Home grown vs. Supermarket
There is just no comparison with a freshly harvested sweetcorn cob from your garden and one bought from a supermarket. As soon as sweetcorn is picked the sugars start turning into starch and the cornels can become tough and dry when stored. So the fresher the better!
Best Sites & Soils
Choose a warm sheltered, sunny position, protected from strong wind, on any fertile garden soil. Add up to two bucketfuls of organic matter, such as rotted manure, and also rake in Blood, Fish & Bone fertiliser before planting. Sweetcorn is less successful on dry or heavy soil.
When to sow
Sweetcorn does not germinate when soil or compost temperatures are below 10C (50F). So if you are sowing direct outside don’t plant too early. Wait until mid-late May when the soil will have warmed up – depending on weather conditions of course!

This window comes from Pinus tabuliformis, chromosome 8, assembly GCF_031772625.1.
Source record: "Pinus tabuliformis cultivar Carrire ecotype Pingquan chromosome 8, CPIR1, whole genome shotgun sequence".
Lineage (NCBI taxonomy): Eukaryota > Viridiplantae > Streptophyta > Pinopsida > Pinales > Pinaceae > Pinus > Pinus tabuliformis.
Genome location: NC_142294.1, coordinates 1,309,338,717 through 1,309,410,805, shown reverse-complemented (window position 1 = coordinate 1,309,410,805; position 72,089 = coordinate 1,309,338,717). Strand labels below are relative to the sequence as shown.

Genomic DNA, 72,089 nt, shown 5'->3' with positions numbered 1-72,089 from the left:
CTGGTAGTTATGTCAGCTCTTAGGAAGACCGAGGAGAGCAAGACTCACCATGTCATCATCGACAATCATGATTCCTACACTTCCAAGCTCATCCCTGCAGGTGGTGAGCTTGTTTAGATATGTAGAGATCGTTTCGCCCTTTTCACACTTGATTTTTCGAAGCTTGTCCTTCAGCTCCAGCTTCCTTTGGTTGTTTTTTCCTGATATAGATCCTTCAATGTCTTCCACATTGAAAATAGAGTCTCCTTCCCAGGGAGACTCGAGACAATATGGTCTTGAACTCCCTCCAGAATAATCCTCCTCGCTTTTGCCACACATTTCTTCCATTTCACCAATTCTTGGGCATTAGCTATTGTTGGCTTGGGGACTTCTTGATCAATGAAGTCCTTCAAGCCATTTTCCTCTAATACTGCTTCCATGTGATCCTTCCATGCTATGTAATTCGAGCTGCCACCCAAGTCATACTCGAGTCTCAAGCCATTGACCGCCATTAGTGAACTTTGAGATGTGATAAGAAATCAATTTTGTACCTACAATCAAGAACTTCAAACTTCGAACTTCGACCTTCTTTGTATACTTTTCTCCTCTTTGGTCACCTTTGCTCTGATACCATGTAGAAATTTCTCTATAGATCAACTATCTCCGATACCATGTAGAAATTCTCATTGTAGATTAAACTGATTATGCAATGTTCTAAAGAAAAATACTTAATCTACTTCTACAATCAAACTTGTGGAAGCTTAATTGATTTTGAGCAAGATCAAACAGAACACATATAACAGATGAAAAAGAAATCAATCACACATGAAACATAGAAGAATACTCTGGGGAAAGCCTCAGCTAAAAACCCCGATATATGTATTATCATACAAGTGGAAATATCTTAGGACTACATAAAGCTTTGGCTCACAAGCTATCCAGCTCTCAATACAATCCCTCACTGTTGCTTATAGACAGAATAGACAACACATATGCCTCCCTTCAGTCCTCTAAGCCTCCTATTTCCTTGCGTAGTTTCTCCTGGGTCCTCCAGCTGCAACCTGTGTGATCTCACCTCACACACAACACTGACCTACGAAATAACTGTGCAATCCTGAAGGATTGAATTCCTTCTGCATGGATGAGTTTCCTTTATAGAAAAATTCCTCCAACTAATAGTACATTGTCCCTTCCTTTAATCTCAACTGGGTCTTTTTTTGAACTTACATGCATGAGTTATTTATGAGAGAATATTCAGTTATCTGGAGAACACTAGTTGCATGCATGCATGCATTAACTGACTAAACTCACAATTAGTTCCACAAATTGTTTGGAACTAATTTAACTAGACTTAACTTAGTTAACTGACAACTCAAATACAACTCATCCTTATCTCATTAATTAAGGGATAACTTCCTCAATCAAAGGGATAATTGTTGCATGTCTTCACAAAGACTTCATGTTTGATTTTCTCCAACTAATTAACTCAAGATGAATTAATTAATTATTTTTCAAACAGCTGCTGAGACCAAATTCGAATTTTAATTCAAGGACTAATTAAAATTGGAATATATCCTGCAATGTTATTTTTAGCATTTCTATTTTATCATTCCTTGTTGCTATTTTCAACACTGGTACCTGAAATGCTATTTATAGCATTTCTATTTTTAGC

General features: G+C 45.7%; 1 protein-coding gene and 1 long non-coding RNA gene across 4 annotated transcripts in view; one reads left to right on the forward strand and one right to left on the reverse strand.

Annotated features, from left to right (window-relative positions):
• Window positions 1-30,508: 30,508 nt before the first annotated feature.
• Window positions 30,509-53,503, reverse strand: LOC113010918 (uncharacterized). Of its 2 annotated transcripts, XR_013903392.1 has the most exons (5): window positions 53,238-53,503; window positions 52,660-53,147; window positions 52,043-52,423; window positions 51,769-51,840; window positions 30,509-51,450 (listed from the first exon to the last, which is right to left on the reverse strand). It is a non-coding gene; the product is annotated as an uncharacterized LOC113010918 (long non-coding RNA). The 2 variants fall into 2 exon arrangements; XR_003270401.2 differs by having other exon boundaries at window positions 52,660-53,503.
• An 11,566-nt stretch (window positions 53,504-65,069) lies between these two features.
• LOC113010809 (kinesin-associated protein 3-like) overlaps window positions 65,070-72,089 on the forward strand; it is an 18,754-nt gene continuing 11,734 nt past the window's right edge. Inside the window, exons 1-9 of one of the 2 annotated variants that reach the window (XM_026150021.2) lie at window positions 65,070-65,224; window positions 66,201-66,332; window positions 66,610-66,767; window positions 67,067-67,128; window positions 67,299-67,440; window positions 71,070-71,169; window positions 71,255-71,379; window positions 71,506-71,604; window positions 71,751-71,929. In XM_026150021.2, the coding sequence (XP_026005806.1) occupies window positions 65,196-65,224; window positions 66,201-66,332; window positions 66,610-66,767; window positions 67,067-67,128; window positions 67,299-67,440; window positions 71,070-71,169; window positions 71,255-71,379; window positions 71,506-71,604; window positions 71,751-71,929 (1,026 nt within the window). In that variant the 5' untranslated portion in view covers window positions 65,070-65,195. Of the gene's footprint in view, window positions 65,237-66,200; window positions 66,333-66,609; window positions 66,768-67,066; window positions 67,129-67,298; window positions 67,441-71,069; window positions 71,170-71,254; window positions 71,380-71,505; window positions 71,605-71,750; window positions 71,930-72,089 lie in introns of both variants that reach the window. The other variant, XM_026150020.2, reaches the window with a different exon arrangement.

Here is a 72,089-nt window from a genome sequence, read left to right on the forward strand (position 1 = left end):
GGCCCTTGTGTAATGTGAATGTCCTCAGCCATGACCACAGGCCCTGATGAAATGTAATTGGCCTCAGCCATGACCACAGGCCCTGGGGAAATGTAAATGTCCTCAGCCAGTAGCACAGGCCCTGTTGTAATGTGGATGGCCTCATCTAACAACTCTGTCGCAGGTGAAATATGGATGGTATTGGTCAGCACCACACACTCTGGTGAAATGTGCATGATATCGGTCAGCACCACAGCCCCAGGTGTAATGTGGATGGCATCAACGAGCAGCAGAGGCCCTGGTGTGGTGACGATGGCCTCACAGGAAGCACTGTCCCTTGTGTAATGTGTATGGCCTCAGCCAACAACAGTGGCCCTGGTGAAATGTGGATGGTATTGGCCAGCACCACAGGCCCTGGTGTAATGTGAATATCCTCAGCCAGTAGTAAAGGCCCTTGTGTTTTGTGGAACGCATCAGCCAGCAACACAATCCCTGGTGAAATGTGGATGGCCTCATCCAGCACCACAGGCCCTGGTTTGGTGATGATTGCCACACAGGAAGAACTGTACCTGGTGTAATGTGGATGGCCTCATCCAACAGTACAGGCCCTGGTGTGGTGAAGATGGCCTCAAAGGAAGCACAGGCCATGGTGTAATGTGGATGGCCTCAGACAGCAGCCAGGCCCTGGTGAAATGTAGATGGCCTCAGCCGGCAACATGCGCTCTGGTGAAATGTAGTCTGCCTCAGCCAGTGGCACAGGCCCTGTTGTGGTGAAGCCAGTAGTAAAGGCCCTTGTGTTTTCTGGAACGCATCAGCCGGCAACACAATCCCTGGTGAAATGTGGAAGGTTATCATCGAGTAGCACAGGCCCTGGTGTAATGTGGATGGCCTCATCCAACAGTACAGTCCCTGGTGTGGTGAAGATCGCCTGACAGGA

If you have a greenhouse or a warm place indoors sow at 18-21C (65-70F) from mid-April to early May in modules or deep pots (or Rootrainers) at a depth of 2.5cm (1in). Use early, mid season and late varieties to extend the cropping season.
Distance between plants
Sweetcorn are wind pollinated so they should be grown in blocks rather than rows, 45cm (18in) apart.
When to harvest
At the end of the Summer/early Autumn test for ripeness when the tassels have turned chocolate brown - squeeze a cornel between thumbnail and fingernail; if a watery liquid squirts out, it is unripe; if it is creamy, the cob is ready; if paste-like it has gone over. Twist ripe cobs from the stem. They rapidly lose their flavour so have a pan of boiling water ready before you harvest, ready to plunge them in.